Why is it dark at night?

Story of dark night sky paradox

by Peter Zamarovský



Book Details

Language : English
Publication Date : 11/18/2013

Format : Softcover
Dimensions : 6x9
Page Count : 182
ISBN : 9781491878804
Format : Hardcover
Dimensions : 6x9
Page Count : 182
ISBN : 9781491878798
Format : E-Book
Dimensions : N/A
Page Count : 182
ISBN : 9781491878811

About the Book

“Why is it dark at night?” might seem a fatuous question at first sight. In reality it is an extremely productive question that has been asked from the very beginning of the modern age, not only by astronomers, for whom it is most appropriate, but also by physicists, philosophers, and even poets. The book you have just opened uses this question as a pretext to relate in the most interesting way the history of human thought from the earliest times to the here and now. The point is that if we want to appreciate the magic power of this ostensibly naïve question we need to discover how it fits into the wider context of the natural sciences and learn something of the faltering steps towards an answer. In doing so the author guides us through periods that we regard as the dim and distant past. However, as we start reading these passages we are amazed to discover just how searching were the questions the ancient philosophers asked themselves in spite of their fragmentary knowledge of the universe, and how clairvoyantly they were able to gaze into its mysterious structure. The author goes on to explain very graphically how this increasingly prickly question was tackled by many great men of science. It is bound to come as a surprise that it was not a philosopher, a physicist or an astronomer, but instead the poet Edgar Alan Poe, who hinted at the right answer. I know of no other similar publication that has dealt so graphically or so succinctly with a question which, after four centuries of fumbling and chasing up blind alleys, was only solved in our lifetime. Jiří Grygar, president of Czech Learned Society, honorary Chairman of the Czech Astronomical Society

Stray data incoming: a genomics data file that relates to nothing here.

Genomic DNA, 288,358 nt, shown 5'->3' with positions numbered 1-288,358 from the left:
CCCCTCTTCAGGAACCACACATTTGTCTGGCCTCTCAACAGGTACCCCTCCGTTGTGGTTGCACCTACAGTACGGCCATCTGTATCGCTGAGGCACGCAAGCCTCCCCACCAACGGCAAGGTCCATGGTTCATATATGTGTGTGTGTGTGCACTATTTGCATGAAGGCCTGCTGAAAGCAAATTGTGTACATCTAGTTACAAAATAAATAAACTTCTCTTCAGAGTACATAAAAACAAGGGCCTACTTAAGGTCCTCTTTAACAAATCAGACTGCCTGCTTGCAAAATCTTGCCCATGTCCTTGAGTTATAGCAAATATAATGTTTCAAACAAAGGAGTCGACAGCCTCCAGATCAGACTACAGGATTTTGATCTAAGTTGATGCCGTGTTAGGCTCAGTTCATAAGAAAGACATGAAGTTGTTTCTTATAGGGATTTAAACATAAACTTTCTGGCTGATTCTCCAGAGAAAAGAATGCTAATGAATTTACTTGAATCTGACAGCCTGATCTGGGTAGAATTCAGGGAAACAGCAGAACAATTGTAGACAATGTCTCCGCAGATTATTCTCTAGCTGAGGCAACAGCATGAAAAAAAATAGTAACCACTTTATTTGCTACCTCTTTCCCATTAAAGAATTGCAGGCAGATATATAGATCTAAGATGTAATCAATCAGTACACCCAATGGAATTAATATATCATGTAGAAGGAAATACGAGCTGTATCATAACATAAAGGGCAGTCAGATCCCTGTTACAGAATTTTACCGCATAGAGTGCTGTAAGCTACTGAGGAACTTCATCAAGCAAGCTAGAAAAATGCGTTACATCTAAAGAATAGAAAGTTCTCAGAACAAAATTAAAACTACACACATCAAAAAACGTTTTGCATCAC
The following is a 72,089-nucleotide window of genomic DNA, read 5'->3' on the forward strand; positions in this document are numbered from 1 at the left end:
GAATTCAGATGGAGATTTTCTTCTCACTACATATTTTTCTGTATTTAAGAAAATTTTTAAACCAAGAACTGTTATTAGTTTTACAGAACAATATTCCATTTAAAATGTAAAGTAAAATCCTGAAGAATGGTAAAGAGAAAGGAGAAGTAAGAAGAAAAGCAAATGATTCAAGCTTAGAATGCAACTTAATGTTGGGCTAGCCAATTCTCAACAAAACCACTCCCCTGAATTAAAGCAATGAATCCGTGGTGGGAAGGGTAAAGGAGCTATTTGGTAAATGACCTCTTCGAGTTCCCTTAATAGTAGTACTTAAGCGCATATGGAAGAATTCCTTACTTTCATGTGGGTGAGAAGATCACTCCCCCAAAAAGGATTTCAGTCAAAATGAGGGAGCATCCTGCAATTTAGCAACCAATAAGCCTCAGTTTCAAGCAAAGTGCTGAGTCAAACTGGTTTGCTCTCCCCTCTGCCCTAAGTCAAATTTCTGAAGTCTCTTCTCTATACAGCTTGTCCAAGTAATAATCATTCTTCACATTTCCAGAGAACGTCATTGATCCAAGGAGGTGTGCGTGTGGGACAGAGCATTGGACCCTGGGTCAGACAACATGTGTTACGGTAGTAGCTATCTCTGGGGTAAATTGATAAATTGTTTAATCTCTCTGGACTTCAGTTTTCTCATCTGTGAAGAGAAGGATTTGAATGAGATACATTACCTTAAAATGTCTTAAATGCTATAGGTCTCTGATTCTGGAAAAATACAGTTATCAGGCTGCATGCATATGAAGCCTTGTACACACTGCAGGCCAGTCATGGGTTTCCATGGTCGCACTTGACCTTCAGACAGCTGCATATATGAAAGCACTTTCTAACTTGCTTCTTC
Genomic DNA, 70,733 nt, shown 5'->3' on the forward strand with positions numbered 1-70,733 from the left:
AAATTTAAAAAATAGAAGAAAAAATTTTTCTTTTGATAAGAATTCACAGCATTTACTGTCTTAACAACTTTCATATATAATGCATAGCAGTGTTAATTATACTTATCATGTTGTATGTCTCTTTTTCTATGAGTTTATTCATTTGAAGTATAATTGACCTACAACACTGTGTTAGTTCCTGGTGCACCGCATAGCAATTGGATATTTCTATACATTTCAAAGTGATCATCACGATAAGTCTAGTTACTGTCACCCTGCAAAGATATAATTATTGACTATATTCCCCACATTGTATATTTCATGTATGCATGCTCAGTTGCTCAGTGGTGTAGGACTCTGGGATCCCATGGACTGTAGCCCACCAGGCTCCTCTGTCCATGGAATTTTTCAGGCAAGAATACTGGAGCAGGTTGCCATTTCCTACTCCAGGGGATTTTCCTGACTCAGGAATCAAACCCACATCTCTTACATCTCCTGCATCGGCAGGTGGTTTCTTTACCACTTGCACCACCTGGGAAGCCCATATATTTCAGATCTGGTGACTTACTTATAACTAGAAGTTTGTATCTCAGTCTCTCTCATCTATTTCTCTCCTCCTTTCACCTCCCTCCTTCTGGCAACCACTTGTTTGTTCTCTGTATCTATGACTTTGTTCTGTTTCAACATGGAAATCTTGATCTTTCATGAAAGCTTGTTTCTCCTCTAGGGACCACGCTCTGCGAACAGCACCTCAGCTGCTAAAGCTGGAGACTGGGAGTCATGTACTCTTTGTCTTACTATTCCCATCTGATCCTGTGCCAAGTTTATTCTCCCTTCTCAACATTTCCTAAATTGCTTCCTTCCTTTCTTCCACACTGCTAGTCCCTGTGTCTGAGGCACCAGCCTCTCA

About the Author

Peter Zamarovský (1952) comes from Prague, a city with a rich history of Czechs, Germans and Jews, a city where the famous astronomer Kepler made his most significant observations and where Danish astronomer Tycho Brahe found his last rest, a city in which Einstein started to formulate the ideas underlying the general theory of relativity. Inspired, perhaps, by the spirit of the place, Zamarovský studied physics at Charles University, and he now lectures in philosophy and physics at the Czech Technical University in Prague. He is chairman of the European Cultural Club, which, for over twenty years, has organised public panel discussions on topical issues related to various fields of science, philosophy and art. He is active in the historical section of the Czech Astronomical Society and in the Sisyphus Sceptics Club. Zamarovský has written many scientific and popular papers and three books. He also offers popular lectures on various themes in science and philosophy. He has been invited to participate in numerous radio and TV programs. His favourite saying is Hans Reichenbachs “The path of error is the path of truth.“